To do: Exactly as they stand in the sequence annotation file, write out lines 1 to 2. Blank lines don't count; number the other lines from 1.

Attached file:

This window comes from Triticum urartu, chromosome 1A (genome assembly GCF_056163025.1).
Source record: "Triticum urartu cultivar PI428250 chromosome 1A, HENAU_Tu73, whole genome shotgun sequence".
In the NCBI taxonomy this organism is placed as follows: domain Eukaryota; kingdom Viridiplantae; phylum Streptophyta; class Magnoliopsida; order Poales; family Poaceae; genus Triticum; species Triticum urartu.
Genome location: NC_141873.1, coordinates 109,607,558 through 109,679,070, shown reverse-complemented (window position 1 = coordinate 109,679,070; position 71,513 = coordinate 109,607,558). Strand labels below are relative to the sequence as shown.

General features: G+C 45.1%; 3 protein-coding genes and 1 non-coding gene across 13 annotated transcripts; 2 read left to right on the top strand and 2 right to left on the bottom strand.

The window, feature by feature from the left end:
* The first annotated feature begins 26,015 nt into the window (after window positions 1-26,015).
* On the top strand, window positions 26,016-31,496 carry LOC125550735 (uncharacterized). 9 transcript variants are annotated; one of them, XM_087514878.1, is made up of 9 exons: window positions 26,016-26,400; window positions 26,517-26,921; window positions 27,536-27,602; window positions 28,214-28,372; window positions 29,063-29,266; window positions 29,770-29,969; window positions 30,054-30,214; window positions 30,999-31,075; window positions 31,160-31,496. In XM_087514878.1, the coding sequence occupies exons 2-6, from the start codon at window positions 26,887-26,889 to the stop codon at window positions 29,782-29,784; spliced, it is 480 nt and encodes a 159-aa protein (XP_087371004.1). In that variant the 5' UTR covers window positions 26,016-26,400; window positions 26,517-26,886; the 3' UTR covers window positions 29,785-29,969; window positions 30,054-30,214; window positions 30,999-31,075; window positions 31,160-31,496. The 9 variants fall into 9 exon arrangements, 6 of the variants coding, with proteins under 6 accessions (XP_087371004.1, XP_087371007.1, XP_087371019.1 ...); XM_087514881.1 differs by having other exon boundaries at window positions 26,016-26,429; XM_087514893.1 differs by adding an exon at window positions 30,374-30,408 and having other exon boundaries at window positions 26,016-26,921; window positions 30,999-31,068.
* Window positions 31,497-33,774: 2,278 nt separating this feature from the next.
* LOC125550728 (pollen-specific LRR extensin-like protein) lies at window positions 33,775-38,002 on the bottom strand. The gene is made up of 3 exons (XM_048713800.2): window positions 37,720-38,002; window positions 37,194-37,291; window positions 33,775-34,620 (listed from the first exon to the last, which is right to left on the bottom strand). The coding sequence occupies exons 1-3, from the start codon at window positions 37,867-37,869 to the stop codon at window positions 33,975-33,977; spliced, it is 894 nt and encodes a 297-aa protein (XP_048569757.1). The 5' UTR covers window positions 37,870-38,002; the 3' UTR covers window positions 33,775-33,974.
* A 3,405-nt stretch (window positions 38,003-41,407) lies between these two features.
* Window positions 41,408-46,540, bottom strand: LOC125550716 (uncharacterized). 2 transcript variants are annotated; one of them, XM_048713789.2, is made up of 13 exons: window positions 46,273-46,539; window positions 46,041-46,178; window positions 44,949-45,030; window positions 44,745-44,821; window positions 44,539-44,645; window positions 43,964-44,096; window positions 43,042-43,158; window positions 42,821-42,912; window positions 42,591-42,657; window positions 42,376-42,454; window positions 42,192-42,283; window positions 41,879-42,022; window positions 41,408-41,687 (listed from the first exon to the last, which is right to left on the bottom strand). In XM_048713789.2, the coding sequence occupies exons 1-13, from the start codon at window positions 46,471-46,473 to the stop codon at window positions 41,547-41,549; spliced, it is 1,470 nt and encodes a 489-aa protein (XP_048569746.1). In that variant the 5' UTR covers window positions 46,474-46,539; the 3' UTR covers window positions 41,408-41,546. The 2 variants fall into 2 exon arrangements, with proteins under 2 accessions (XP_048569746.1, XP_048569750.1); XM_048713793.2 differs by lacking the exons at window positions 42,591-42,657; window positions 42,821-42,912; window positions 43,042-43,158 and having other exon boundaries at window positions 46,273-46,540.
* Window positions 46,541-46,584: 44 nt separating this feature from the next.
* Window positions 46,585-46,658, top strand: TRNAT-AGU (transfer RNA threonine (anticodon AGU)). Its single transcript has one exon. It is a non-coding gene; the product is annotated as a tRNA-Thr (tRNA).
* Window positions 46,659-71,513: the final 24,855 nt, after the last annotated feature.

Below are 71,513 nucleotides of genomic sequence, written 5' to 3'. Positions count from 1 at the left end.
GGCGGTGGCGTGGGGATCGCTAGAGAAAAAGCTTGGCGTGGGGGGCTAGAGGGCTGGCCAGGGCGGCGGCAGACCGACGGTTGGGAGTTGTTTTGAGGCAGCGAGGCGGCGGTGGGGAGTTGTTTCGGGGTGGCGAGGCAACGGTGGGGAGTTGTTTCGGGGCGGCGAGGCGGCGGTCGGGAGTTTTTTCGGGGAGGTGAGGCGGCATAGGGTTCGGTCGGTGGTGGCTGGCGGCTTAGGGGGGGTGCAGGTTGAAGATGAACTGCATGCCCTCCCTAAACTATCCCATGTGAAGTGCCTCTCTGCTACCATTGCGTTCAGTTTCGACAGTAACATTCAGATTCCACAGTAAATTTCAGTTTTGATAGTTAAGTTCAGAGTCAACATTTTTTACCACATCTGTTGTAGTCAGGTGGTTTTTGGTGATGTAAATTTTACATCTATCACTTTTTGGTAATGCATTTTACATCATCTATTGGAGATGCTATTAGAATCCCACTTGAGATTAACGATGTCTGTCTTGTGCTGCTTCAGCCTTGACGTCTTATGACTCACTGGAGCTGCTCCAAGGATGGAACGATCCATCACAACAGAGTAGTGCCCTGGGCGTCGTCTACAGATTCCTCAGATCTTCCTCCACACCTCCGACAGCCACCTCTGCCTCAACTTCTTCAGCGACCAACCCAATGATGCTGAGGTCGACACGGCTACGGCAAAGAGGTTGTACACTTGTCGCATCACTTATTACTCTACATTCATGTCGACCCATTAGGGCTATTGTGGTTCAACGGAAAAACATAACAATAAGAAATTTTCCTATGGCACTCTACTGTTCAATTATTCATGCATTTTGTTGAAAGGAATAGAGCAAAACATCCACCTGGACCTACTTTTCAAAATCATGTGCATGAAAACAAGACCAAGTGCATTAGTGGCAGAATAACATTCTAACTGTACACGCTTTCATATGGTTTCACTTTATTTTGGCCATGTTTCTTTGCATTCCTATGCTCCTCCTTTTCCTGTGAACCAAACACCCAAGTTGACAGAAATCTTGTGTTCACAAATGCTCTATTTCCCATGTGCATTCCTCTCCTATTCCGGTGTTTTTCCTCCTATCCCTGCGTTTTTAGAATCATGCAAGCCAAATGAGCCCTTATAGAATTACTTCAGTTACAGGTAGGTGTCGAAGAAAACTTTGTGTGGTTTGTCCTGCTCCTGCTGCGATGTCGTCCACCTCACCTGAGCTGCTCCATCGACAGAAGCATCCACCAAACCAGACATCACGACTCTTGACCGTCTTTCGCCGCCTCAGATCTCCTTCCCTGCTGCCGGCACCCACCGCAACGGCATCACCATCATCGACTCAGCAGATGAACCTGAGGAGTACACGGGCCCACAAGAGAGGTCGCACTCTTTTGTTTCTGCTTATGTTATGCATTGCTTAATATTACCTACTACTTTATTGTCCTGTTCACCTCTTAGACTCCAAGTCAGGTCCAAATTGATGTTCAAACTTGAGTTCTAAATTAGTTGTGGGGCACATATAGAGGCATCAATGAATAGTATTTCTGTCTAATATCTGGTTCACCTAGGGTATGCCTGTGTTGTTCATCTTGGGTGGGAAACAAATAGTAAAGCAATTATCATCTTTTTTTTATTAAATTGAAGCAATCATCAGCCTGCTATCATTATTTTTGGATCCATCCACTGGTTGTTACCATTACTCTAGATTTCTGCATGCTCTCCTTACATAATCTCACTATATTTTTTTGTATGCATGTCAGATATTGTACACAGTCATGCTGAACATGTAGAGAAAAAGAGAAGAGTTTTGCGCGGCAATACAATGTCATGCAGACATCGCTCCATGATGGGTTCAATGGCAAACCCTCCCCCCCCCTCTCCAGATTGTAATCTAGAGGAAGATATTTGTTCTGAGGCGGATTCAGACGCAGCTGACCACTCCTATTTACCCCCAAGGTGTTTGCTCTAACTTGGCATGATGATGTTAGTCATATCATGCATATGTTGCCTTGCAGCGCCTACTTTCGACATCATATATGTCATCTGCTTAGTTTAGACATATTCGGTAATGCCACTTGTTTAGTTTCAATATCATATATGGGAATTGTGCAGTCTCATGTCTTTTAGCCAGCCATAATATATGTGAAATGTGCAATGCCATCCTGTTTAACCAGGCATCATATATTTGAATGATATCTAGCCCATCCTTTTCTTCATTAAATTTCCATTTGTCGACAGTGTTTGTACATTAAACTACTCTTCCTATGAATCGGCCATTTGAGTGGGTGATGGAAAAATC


This window comes from Triticum urartu, chromosome 1A (genome assembly GCF_056163025.1).
Source record: "Triticum urartu cultivar PI428250 chromosome 1A, HENAU_Tu73, whole genome shotgun sequence".